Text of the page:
The nation's college presidents are disproportionately likely to have worked at one of these institutions—a recent report has dubbed them "talent factories."
The report, published by by Georgia Institute of Technology (Georgia Tech)'s Center for 21st Century Universities and Deloitte's Center for Higher Education, lists the institutions doing the best job of preparing future higher ed leaders—and highlights how they've managed to do so.
To compile the list, the report's authors analyzed resumes from over 800 current college and university presidents. Recognizing that many of these presidents had been employed by the same institutions at some point in time, the authors decided to look into what these "talent factories" were doing differently than other schools.
The top 15 talent factories—where current presidents once served as faculty members, deans, provosts, or senior staff—are as follows:
- University of Minnesota, Twin Cities;
- Indiana University Bloomington;
- University of Michigan, Ann Arbor (UM);
- Cornell University;
- Dartmouth College;
- Brown University;
- Harvard University;
- Yale University;
- Princeton University;
- University of Pennsylvania;
- Johns Hopkins University;
- Georgia State University (GSU);
- Texas A&M University, College Station;
- Arizona State University, Tempe (ASU); and
- University of California, Berkeley.
Though the list of talent factories is largely dominated by Ivy League institutions, the report profiles three public institutions that also make the list:
- UM, where department chairs and deans can take part in informal leadership programs to learn about institutional fundraising, finances, and more;
- GSU, where department chairs and deans gather monthly to learn about university operations, and where faculty members are encouraged to take on administrative roles; and
- ASU, where 36 faculty and staff members attend three separate two-day offsite sessions per year, during which they build connections between schools, departments, and disciplines.
Essential practices for new college leaders
The report goes on to identify five main practices consistent across the list of talent factories:
1. They intentionally train their prospective college presidents
This gives leaders the time and resources to go beyond their otherwise narrow scope to learn about their institution's big-picture strategy.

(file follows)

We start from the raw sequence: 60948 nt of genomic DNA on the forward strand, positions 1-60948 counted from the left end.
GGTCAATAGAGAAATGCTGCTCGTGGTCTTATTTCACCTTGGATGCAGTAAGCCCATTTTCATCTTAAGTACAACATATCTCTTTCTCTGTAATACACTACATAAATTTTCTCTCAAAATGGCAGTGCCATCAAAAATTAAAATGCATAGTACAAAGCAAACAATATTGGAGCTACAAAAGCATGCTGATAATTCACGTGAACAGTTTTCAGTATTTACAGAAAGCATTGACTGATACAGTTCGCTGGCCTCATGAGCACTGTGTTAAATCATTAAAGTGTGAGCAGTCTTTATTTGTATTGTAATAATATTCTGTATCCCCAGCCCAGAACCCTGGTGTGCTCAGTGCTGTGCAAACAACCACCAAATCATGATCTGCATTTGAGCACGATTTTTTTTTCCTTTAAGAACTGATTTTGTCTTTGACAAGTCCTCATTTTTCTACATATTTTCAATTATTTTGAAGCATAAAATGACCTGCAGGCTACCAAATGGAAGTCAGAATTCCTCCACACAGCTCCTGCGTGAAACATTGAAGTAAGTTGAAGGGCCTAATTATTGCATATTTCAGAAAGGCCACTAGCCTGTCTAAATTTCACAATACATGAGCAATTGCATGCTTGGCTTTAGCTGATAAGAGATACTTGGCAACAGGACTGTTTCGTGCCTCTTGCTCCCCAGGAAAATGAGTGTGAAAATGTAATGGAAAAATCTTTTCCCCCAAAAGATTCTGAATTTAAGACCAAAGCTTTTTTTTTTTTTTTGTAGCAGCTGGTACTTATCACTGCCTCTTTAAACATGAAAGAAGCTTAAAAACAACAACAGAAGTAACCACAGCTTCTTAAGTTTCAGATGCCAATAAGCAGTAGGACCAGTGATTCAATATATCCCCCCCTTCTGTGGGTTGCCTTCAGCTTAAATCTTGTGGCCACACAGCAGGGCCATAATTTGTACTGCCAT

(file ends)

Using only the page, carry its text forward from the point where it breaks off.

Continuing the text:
2. They encourage leaders to think long-term, even when pursuing "quick wins."
Many leaders have tunnel vision when it comes to institutional goals; they only focus on the near-term. But talent factory schools help leaders align these near-term goals with bigger plans for the future.
3. They educate transition teams and search committees
Talent factories realize the individuals responsible for hiring presidents need to have a strong grasp on exactly what makes a good leader, which is why they ask committee members lead panels and share their experiences. They also appoint specific transition coaches to help new presidents adjust to new responsibilities.
4. They don't rule anyone out
A lot of institutions prefer their presidents to come from traditional backgrounds in academia—but the talent factories don't. Instead, they take into account the diverse set of skills needed, and then look for these traits in leaders from a variety of industries.
5. They engage with all stakeholders in their communities
This is especially true of faculty and students—with whom some presidents rarely interact. At talent factory schools, leaders pay close attention to campus activism and view a college presidency not as a position that is deeply rooted in the local community (Deloitte/Georgia Tech study, accessed 5/3).
About to transition to a new president? Don't let your school lose momentum
Administrative Service Delivery Models,
Administration and Finance,
Faculty Compensation and Benefits,
Faculty Productivity and Incentives,
Leadership and Professional Development,
Promotion and Tenure Policies,
Leadership and Professional Development,
Next in Today's Briefing
Carrots, coding, and catering: Where colleges are finding revenue beyond tuition